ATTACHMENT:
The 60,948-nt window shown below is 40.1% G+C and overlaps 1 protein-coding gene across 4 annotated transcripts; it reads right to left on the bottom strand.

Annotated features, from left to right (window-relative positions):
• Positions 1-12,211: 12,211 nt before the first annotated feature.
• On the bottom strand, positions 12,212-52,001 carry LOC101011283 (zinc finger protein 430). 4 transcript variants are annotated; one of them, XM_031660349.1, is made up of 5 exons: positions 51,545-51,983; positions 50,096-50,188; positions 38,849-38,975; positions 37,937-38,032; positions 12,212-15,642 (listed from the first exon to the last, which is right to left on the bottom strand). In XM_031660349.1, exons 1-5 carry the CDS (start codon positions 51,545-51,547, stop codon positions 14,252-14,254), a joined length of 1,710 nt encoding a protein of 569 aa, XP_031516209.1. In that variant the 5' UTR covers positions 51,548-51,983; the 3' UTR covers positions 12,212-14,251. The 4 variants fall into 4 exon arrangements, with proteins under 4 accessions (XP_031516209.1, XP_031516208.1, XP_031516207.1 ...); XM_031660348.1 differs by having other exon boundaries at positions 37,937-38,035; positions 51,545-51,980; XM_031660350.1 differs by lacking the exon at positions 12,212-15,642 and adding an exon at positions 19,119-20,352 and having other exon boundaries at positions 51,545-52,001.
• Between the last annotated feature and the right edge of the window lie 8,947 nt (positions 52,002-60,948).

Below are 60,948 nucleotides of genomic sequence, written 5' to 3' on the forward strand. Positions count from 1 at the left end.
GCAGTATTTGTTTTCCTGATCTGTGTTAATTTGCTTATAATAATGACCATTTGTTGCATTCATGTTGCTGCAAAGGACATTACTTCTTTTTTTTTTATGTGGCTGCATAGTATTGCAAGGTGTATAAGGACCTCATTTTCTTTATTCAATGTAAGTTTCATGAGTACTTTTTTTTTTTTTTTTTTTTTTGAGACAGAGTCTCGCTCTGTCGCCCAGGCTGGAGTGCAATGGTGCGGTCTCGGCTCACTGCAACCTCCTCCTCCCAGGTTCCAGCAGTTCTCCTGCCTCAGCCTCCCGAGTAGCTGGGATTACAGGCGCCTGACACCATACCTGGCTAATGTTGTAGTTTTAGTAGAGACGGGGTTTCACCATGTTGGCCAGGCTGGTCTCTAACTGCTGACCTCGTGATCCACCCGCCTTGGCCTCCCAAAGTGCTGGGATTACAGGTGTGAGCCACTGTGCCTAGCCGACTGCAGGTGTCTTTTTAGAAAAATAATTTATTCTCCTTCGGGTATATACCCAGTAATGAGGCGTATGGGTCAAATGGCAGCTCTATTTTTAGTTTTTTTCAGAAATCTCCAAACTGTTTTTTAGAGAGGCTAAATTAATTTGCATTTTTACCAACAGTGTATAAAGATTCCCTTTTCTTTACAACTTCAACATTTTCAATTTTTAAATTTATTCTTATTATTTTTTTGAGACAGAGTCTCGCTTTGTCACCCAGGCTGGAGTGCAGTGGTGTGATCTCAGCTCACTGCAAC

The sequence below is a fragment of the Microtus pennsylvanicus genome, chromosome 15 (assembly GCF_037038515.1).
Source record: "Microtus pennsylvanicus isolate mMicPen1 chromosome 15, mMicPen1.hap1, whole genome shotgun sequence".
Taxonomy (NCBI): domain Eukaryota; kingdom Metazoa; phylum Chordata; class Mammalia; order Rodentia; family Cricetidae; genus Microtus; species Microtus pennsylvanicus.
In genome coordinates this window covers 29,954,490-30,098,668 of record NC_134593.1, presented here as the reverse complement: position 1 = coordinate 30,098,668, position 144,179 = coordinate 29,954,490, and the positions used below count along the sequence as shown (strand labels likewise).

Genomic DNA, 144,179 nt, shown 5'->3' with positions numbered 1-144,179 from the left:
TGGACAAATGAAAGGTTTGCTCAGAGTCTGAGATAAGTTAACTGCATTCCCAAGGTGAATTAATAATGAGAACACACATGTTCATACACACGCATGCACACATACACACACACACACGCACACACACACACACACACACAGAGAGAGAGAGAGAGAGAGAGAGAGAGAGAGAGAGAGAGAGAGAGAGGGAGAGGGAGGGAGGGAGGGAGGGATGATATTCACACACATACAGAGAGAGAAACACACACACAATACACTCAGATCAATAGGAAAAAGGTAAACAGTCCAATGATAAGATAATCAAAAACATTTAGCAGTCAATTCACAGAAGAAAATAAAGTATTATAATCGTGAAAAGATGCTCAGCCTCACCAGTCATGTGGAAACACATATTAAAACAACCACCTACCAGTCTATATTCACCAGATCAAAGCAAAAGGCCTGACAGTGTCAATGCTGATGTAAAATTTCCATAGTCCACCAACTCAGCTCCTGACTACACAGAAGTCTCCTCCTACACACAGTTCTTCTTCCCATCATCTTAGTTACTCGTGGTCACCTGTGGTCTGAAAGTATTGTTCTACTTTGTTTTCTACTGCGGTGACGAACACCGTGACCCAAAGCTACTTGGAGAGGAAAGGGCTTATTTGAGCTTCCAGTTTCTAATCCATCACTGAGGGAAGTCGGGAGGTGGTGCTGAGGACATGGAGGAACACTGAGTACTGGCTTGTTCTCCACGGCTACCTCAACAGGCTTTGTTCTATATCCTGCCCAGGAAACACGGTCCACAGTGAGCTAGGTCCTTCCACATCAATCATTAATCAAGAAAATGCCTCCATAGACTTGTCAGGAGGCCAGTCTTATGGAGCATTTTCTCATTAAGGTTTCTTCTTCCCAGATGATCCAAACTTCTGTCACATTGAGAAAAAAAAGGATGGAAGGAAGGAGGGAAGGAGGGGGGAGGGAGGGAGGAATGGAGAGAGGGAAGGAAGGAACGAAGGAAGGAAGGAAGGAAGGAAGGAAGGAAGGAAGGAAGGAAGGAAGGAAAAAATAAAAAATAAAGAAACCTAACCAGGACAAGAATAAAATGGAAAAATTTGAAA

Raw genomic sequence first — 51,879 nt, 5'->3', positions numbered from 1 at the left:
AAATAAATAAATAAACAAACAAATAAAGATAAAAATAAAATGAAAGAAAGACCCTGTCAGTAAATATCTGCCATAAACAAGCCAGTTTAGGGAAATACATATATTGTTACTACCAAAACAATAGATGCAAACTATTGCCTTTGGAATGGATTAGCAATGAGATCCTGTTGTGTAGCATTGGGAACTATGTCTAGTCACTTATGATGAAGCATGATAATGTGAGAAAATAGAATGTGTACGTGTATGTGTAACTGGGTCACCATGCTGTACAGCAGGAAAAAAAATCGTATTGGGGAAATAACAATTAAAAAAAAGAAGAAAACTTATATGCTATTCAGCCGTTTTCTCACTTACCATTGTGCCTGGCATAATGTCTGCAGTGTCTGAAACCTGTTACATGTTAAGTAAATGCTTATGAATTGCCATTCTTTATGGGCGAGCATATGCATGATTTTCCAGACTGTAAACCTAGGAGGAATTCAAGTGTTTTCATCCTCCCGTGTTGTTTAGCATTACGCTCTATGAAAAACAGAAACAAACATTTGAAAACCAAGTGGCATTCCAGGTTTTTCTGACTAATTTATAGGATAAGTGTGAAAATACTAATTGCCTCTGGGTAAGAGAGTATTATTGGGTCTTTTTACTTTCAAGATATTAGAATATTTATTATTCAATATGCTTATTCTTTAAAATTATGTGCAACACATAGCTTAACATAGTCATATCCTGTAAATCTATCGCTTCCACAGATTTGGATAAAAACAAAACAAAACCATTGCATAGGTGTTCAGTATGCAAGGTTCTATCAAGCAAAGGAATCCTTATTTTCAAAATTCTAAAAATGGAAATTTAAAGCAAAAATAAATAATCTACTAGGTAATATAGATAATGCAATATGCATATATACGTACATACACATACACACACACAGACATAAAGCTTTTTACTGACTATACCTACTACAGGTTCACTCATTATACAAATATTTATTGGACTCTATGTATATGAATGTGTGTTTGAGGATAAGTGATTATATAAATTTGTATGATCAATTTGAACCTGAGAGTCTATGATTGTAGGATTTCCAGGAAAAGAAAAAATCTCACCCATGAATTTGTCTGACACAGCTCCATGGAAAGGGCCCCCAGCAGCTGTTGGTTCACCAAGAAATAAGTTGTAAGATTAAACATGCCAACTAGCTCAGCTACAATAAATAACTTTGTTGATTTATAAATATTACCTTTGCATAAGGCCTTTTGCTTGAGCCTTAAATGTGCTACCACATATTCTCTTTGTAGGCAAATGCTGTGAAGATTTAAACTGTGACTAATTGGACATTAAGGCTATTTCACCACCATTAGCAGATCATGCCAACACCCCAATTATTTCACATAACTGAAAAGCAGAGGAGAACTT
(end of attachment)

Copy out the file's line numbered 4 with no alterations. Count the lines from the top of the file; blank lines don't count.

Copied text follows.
• On the bottom strand, positions 12,212-52,001 carry LOC101011283 (zinc finger protein 430). 4 transcript variants are annotated; one of them, XM_031660349.1, is made up of 5 exons: positions 51,545-51,983; positions 50,096-50,188; positions 38,849-38,975; positions 37,937-38,032; positions 12,212-15,642 (listed from the first exon to the last, which is right to left on the bottom strand). In XM_031660349.1, exons 1-5 carry the CDS (start codon positions 51,545-51,547, stop codon positions 14,252-14,254), a joined length of 1,710 nt encoding a protein of 569 aa, XP_031516209.1. In that variant the 5' UTR covers positions 51,548-51,983; the 3' UTR covers positions 12,212-14,251. The 4 variants fall into 4 exon arrangements, with proteins under 4 accessions (XP_031516209.1, XP_031516208.1, XP_031516207.1 ...); XM_031660348.1 differs by having other exon boundaries at positions 37,937-38,035; positions 51,545-51,980; XM_031660350.1 differs by lacking the exon at positions 12,212-15,642 and adding an exon at positions 19,119-20,352 and having other exon boundaries at positions 51,545-52,001.